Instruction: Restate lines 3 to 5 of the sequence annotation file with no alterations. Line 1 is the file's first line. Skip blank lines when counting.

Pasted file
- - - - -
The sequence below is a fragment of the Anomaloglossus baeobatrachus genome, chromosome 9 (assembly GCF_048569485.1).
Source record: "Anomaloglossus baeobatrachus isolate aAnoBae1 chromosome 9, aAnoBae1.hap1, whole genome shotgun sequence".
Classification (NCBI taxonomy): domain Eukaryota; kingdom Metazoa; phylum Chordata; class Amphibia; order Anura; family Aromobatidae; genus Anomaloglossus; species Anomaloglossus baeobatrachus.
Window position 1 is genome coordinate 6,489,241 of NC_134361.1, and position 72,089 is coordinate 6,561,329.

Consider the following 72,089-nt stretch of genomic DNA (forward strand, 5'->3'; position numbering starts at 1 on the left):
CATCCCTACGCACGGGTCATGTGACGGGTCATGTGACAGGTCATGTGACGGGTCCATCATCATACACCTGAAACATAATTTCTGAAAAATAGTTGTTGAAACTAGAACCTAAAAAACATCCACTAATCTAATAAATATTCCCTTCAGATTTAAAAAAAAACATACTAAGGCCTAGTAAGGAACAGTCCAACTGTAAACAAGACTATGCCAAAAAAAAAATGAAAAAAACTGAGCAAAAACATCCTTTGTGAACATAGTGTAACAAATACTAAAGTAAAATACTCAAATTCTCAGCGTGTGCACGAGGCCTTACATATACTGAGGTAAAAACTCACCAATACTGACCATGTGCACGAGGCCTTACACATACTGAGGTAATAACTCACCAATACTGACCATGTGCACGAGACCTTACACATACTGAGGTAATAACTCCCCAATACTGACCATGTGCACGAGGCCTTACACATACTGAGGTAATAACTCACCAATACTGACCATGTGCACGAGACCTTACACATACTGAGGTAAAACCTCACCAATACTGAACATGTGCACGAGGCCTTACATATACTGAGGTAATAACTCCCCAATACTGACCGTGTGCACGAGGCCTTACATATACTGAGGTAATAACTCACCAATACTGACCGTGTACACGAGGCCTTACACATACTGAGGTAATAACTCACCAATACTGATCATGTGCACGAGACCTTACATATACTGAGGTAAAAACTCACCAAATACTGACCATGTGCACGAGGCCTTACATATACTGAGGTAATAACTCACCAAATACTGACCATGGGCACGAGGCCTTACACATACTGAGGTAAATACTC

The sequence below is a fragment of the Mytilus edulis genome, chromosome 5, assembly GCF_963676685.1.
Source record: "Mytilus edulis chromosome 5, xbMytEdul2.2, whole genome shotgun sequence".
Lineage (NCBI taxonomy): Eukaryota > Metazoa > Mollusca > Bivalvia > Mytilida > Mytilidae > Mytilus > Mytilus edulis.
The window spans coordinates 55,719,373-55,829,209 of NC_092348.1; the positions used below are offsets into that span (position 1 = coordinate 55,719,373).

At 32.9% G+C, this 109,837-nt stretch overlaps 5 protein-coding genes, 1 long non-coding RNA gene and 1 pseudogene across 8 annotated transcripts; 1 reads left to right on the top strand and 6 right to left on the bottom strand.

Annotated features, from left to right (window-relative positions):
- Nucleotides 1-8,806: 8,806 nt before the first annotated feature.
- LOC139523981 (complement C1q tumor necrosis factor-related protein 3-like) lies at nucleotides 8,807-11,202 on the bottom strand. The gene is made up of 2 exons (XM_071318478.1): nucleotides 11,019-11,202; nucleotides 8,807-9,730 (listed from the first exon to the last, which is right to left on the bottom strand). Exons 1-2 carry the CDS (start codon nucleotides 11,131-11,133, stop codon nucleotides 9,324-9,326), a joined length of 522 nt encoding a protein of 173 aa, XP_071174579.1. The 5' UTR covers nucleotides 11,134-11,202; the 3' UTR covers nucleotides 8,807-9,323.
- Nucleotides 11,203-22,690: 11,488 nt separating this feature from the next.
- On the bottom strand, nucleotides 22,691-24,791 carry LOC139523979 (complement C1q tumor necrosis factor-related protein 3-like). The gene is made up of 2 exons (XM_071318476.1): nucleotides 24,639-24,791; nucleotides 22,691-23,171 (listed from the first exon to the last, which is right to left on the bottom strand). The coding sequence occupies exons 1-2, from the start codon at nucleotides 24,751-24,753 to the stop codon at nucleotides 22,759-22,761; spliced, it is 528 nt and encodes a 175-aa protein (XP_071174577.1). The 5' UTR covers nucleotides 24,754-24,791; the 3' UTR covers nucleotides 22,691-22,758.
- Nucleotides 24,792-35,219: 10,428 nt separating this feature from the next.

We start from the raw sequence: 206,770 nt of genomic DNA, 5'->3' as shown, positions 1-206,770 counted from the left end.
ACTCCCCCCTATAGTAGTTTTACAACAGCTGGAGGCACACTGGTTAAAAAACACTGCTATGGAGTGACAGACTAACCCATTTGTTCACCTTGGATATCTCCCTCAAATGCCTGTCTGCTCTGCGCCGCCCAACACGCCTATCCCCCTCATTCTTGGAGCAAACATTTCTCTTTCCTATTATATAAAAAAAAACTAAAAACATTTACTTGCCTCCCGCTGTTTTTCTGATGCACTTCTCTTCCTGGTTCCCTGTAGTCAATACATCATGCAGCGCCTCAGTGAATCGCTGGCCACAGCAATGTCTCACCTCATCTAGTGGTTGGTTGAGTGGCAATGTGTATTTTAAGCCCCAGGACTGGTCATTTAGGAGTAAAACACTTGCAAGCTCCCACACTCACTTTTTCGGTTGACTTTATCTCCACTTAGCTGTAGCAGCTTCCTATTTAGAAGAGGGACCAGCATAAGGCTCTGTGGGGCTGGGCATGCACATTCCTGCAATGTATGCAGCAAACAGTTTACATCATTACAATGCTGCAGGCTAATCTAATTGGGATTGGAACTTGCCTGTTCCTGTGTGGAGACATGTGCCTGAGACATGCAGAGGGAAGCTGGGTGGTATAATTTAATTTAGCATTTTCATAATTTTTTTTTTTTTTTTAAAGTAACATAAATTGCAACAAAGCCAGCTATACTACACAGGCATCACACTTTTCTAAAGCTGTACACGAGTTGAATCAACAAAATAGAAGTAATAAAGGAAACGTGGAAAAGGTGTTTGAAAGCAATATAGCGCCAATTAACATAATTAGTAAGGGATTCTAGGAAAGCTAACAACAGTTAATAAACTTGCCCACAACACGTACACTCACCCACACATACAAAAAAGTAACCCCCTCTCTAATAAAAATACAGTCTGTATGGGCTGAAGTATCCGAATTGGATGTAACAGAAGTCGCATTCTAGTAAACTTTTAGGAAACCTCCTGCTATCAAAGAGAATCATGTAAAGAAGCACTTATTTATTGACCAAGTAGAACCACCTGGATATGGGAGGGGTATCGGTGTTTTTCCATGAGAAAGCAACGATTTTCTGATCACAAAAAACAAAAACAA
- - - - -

Classification (NCBI taxonomy): domain Eukaryota; kingdom Metazoa; phylum Chordata; class Amphibia; order Anura; family Aromobatidae; genus Anomaloglossus; species Anomaloglossus baeobatrachus.
Window position 1 is genome coordinate 6,489,241 of NC_134361.1, and position 72,089 is coordinate 6,561,329.

Consider the following 72,089-nt stretch of genomic DNA (forward strand, 5'->3'; position numbering starts at 1 on the left):